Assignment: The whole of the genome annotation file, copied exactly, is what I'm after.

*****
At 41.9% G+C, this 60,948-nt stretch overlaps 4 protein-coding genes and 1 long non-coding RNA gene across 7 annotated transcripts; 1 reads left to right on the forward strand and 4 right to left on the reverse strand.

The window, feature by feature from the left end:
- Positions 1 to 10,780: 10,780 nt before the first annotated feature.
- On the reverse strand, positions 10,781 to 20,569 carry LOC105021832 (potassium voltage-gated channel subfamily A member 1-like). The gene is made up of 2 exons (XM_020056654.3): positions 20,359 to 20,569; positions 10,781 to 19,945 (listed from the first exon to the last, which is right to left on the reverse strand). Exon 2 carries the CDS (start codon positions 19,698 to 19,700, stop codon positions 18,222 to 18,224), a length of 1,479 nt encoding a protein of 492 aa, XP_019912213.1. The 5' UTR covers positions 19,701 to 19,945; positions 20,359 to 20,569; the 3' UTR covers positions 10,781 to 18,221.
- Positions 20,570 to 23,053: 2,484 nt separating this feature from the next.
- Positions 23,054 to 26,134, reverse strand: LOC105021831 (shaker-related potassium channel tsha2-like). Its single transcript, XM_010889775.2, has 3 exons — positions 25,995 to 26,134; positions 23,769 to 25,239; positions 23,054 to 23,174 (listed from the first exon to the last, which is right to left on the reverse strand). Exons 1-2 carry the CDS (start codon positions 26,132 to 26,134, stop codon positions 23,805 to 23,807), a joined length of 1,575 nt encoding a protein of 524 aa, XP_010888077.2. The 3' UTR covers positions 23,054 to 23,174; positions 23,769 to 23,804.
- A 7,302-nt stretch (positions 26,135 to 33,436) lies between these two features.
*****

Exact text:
At 41.9% G+C, this 60,948-nt stretch overlaps 4 protein-coding genes and 1 long non-coding RNA gene across 7 annotated transcripts; 1 reads left to right on the forward strand and 4 right to left on the reverse strand.

The window, feature by feature from the left end:
- Positions 1 to 10,780: 10,780 nt before the first annotated feature.
- On the reverse strand, positions 10,781 to 20,569 carry LOC105021832 (potassium voltage-gated channel subfamily A member 1-like). The gene is made up of 2 exons (XM_020056654.3): positions 20,359 to 20,569; positions 10,781 to 19,945 (listed from the first exon to the last, which is right to left on the reverse strand). Exon 2 carries the CDS (start codon positions 19,698 to 19,700, stop codon positions 18,222 to 18,224), a length of 1,479 nt encoding a protein of 492 aa, XP_019912213.1. The 5' UTR covers positions 19,701 to 19,945; positions 20,359 to 20,569; the 3' UTR covers positions 10,781 to 18,221.
- Positions 20,570 to 23,053: 2,484 nt separating this feature from the next.
- Positions 23,054 to 26,134, reverse strand: LOC105021831 (shaker-related potassium channel tsha2-like). Its single transcript, XM_010889775.2, has 3 exons — positions 25,995 to 26,134; positions 23,769 to 25,239; positions 23,054 to 23,174 (listed from the first exon to the last, which is right to left on the reverse strand). Exons 1-2 carry the CDS (start codon positions 26,132 to 26,134, stop codon positions 23,805 to 23,807), a joined length of 1,575 nt encoding a protein of 524 aa, XP_010888077.2. The 3' UTR covers positions 23,054 to 23,174; positions 23,769 to 23,804.
- A 7,302-nt stretch (positions 26,135 to 33,436) lies between these two features.